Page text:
Proposed rule spells out paid sick leave requirements for federal contractors

February 25, 2016 - by: Tammy Binford 0 COMMENTS

by Tammy Binford

The U.S. Department of Labor (DOL) has released its proposed regulations implementing President Barack Obama’s Executive Order requiring paid sick leave for employees of federal contractors.

Executive Order 13706, signed on September 7, 2015, will apply to new contracts and replacements for expiring contracts that result from solicitations issued on or after January 1, 2017, or that are awarded outside the solicitation process on or after January 1, 2017.

Covered employers

The DOL estimates that approximately 437,000 workers will gain paid sick leave because of the Executive Order. But Burton Fishman, an attorney with Fortney & Scott, LLC, in Washington, D.C., said the new requirements are like taking a “look through the other end of the telescope” since most contractors, particularly the larger ones, are likely to already have paid time off (PTO) policies that provide employees with paid sick leave.

“I have a feeling that most federal contractors will already have a PTO system in place that will satisfy the requirements,” Fishman said after the proposed rule was published in the Federal Register on February 25.

It’s the smallest contractors, perhaps those with “the most fiscal stress,” Fishman said that are most likely to feel the impact. Often the smallest employers are exempt from government mandates, but that’s not the case for the paid sick leave Executive Order and another order requiring a new minimum wage for employees working on government contracts.

Even though the order covers all federal contractors, the proposed rule includes a narrow exemption related to employee eligibility. A fact sheet from the DOL explains that the proposed rule includes “a narrow exemption from coverage for employees who perform work duties necessary to the performance of a covered contract but who are not directly engaged in performing the specific work called for by the contract and who spend less than 20 percent of their hours worked in a particular workweek performing work in connection with such contracts.”

The exemption means that although the rule covers all contractors, employers won’t have to provide paid sick leave to employees who do minimal to no work on a contract, a provision Fishman said makes contractors’ administration of the order complicated.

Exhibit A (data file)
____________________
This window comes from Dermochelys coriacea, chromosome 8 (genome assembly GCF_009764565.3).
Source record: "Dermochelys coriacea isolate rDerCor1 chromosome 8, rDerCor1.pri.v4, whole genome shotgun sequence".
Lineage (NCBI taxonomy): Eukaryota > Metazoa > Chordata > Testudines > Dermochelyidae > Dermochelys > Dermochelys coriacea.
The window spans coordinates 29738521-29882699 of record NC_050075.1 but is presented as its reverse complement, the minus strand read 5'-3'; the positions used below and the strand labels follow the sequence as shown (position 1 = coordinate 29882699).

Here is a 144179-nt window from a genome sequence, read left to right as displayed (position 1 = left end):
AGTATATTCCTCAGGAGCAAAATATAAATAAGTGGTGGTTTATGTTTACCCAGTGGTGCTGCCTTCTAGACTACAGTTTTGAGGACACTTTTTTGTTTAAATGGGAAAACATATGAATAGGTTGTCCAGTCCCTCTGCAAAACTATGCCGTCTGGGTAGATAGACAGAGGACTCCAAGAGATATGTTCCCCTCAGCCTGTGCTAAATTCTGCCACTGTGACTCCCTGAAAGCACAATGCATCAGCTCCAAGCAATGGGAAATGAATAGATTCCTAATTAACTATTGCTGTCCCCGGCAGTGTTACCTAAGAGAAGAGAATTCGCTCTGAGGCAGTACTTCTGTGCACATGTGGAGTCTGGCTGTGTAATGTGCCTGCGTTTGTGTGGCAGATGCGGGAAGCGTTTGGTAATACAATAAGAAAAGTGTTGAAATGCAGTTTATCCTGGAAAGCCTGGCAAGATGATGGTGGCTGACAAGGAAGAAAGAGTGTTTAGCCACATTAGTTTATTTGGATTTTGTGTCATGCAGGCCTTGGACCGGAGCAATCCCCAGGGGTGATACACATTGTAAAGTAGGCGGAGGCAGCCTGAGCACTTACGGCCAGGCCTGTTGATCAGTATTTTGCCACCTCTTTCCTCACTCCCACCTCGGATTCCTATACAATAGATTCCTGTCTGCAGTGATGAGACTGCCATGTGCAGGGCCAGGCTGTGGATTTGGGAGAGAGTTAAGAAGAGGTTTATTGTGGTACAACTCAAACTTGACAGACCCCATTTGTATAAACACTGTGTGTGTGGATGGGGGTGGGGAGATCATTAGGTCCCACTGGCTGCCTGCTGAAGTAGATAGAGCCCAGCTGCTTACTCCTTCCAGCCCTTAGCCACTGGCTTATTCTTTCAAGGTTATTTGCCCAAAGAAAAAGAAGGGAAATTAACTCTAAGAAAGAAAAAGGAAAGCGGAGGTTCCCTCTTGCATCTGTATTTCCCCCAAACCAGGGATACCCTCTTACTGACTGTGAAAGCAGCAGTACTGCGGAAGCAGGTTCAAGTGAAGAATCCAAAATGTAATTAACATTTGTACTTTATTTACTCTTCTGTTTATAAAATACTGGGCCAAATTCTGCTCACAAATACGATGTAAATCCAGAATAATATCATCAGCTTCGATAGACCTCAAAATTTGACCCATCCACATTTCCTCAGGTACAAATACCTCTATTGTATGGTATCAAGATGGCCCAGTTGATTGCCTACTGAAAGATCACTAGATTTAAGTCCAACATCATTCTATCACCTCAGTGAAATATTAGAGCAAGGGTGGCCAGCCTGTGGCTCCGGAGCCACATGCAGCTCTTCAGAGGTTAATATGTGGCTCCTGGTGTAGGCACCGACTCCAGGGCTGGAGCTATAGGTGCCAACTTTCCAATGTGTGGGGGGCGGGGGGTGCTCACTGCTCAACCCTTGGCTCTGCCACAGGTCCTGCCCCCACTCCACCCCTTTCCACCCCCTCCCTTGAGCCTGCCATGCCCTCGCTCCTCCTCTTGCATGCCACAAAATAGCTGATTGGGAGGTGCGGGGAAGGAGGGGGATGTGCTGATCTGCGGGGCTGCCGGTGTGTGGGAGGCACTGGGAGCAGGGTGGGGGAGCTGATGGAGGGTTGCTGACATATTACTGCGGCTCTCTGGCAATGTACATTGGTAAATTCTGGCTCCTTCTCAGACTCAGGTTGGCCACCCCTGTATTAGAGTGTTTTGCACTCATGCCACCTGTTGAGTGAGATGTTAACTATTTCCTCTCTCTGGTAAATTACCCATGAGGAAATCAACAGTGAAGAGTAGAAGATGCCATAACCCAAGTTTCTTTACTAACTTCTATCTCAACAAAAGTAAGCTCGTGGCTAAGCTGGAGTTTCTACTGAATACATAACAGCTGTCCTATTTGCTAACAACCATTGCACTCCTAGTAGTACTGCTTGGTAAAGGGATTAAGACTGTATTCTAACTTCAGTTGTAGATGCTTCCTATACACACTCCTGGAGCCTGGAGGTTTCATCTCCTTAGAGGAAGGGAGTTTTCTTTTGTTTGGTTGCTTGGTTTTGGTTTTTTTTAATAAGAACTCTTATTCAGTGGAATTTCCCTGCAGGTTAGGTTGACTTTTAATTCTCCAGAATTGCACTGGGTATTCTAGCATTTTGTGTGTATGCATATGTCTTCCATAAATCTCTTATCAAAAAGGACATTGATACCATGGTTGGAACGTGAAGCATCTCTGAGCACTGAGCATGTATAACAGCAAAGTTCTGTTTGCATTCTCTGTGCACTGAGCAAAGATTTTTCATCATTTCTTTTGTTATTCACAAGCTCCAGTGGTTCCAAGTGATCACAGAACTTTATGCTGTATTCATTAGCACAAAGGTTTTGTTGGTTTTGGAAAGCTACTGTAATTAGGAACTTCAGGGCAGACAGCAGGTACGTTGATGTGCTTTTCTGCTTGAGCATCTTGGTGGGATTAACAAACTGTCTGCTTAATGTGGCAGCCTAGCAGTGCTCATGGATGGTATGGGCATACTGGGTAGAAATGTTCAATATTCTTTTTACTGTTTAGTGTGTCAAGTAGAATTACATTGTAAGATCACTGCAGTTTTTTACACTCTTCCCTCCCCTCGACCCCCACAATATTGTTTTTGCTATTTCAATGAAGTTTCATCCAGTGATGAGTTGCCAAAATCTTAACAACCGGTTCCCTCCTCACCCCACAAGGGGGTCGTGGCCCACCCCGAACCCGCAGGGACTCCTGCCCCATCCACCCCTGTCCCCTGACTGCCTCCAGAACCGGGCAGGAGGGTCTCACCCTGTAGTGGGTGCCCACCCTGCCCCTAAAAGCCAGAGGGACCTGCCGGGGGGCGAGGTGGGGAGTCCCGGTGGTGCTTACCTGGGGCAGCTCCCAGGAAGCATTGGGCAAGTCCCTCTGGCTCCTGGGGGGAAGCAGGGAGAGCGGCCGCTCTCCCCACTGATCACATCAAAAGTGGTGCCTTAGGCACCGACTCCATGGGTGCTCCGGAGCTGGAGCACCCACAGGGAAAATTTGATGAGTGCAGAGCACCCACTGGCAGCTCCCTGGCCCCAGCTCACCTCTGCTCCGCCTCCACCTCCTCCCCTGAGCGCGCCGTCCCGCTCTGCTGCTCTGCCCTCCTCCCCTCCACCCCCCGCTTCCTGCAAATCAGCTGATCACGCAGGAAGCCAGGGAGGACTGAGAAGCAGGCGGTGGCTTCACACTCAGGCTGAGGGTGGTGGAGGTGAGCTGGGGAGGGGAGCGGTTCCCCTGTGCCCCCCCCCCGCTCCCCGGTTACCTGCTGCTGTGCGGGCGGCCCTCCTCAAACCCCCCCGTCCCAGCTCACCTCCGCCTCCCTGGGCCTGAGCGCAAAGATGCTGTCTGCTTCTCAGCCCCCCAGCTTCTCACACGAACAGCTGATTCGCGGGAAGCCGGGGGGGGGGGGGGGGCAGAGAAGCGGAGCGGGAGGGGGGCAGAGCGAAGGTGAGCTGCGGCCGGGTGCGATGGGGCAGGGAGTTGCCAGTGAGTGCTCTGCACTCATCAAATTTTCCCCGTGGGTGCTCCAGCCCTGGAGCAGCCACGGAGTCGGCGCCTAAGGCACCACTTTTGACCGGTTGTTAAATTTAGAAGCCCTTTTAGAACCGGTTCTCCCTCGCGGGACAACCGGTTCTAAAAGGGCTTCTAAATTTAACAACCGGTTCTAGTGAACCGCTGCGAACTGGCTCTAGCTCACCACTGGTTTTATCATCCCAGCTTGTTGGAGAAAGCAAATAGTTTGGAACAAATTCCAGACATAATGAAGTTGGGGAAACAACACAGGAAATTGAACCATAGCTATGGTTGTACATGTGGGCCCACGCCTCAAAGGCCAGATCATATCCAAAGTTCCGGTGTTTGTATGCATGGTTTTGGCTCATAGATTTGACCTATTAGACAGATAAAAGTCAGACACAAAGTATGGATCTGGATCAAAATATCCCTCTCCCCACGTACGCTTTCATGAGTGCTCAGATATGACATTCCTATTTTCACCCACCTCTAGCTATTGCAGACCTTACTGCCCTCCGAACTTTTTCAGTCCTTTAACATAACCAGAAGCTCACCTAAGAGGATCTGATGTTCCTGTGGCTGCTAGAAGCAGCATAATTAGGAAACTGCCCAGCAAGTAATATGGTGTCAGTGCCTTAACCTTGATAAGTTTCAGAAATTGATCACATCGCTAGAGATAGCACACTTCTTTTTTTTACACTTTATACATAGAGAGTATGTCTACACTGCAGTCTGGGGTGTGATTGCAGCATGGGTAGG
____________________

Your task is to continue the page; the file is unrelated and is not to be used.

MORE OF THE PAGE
How the leave will work

The DOL’s fact sheet explains that covered employees will accrue at least one hour of paid sick leave for every 30 hours worked on or in connection with a covered contract. Under the proposed rule, contractors also would be allowed to provide employees with at least 56 hours of paid sick leave at the beginning of each year instead of allowing them to accrue leave based on hours worked. The proposed rule requires contractors to inform employees in writing of the amount of paid sick leave they have accrued at least monthly.

The fact sheet also says the proposed rule allows contractors to limit the amount of paid sick leave employees may accrue to 56 hours each year. Under the proposed rule, contractors would be required to allow unused leave to be carried over from one year to the next. Also, the rule calls for contractors to reinstate employees’ accrued, unused paid sick leave if the employees are rehired by the same contractor or a successor contractor within 12 months after a job separation. Contractors would not be required to pay employees for accrued, unused paid sick leave at the time of separation.

Under the Executive Order, workers will be allowed to use paid sick time to care for themselves, a family member (such as a child, parent, spouse, or domestic partner), or other loved ones. It also will apply to absences resulting from domestic violence, sexual assault, or stalking. The fact sheet says the proposed rule includes definitions related to the use of leave.

The fact sheet also explains that paid sick leave is to be provided upon the oral or written request of an employee and that the request should be made at least seven calendar days in advance when the need for leave is foreseeable and as soon as practical in other cases. Under the proposed rule, the contractor would be required to communicate any denial of a request for leave in writing with an explanation for the denial.

Comment period

Interested parties may submit comments through March 28. Comments identified by Regulatory Information Number 1235-AA13 can be made electronically at www.regulations.gov. Comments can be submitted by mail to Robert Waterman, Compliance Specialist, Wage and Hour Division, U.S. Department of Labor, Room S-3510, 200 Constitution Ave. NW, Washington, D.C. 20210.

About Tammy Binford:
Tammy Binford writes and edits news alerts and newsletter articles on labor and employment law topics for BLR web and print publications. In addition, she writes for HR Hero Line and Diversity Insight, two of the ezines and blogs found on HRHero.com.
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